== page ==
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Author Topic: ColorEyes Display Pro and Spyder2express  (Read 2361 times)

MiguelAngel

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ColorEyes Display Pro and Spyder2express
« on: October 20, 2009, 04:26:37 AM »

Hi guys. I'm Miguel Angel, from Spain. My first post here... First, thanks for this great forum and your C&C are welcome (sorry for my bad english   ).
Recently i bought a colorimeter, Spyder2Express, and i'm trying ColorEyes Display Pro for calibrate my desktop monitor and my laptop. I have some doubts:

Desktop monitor (HP F1904, 19", 1280x1024, DVI, TN Pannel, 5 years old, not DDC) and Nvidia 7900GT (Windows XP SP3 as OS)

Environment for calibration: dark room, any light...

a) ICC V4 16 bits or ICC V2? For my understanding i think that ICC V4 is better...

 White point target: D65, D50, Native White Point (recommended in program if i not have a DDC device, but i don't have this option in menu monitor) or measure with sensor...  (i've used this option measuring with Spyder2 directly in screen monitor, and i set a 5600k value, X=0.3267, Y=0,3505) ; i set in luminance (120 cd/m2 by default).
c) Gamma: L* (recommended), Gamma 2.2 or Gamma 1.8? I set L*

d) Black point target: black rendering (relative or absolute, i set relative by default) and luminance or contrast ratio (i set luminance in minimum by default), and in This test i perceive pattern in Step 2,3... (seems a good black point)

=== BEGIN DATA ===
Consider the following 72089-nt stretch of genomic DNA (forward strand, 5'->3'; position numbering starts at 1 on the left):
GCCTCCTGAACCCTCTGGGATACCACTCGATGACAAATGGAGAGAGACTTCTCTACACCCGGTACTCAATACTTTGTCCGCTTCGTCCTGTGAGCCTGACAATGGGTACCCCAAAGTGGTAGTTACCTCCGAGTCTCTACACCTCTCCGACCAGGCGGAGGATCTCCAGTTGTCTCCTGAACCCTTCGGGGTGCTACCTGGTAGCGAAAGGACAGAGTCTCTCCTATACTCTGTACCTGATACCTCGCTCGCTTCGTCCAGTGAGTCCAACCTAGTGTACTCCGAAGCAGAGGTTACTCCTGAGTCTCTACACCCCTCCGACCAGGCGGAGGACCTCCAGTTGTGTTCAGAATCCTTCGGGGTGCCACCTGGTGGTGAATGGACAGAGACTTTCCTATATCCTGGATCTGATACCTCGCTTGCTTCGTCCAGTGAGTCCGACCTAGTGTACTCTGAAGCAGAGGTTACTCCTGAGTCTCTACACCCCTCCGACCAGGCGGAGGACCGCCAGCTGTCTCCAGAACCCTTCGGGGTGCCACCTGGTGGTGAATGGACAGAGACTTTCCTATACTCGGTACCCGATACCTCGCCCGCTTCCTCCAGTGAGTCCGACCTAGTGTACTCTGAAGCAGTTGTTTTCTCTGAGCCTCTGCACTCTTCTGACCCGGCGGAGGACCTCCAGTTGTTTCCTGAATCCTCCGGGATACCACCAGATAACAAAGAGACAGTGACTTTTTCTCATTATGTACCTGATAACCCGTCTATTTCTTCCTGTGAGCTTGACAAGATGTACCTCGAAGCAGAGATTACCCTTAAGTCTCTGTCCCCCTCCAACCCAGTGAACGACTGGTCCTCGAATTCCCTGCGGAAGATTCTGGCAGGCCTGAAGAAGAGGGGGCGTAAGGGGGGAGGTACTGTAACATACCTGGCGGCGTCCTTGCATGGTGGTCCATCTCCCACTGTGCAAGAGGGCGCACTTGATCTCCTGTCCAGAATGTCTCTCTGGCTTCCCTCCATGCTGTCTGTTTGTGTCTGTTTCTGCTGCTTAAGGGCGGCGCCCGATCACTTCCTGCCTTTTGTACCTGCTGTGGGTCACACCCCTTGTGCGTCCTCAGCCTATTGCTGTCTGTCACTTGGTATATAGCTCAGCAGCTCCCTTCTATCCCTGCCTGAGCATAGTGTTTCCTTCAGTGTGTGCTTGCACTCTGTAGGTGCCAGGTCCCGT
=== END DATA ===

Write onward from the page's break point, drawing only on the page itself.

e) Precalibration: practically i don't touch any RGB value in my OSD monitor, because with  5600k, all sliders are in 0 position. If i set b)D65, i should to raise red slider and compensate blue and green... (i don't understand well this option... and i don't know if is better measuring in  or set D65)

f) Finally profiling...

For Laptop, Asus FS3C, 15", only LCD Bright, i don't know what is different compared to my desktop monitor.... Surely, is only LCD Bright (not gains), but i don't have OSD... so i don't know how calibrate it.

Thanks for your support.
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Mark D Segal

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« Reply #1 on: October 20, 2009, 09:34:29 AM »

All of what you are doing looks sensible from what I can tell just from the description - I don't know your display, working environment or printing set-up well enough to be sure - so advice here has natural limitations. Your choice of 5600K makes sense insofar as the room illumination in which you will be viewing the prints will probably be AT LEAST this warm, if not warmer. The less you need to fiddle with OSD controls the happier you are, as long as the results are OK. You know the results are OK once you actually test the outcome of all these choices. Download Bill Atkinson's printer test target from his website, don't make any adjustments to it, except perhaps you may need to resize it, then print it using the correct profile for your paper and printer and compare the print with the on-screen display under soft-proof in Photoshop (set-up your softproof condition in View>Softproof) to simulate the profile you are using and check "Simulate Paper White"). It would be normal for the on-screen display to look a bit richer than the print, but apart from that the two should match quite well. If they do, you are well managed and can leave well-enough alone. If they don't, then you may need to make some adjustments depending on the nature of the differences you observe.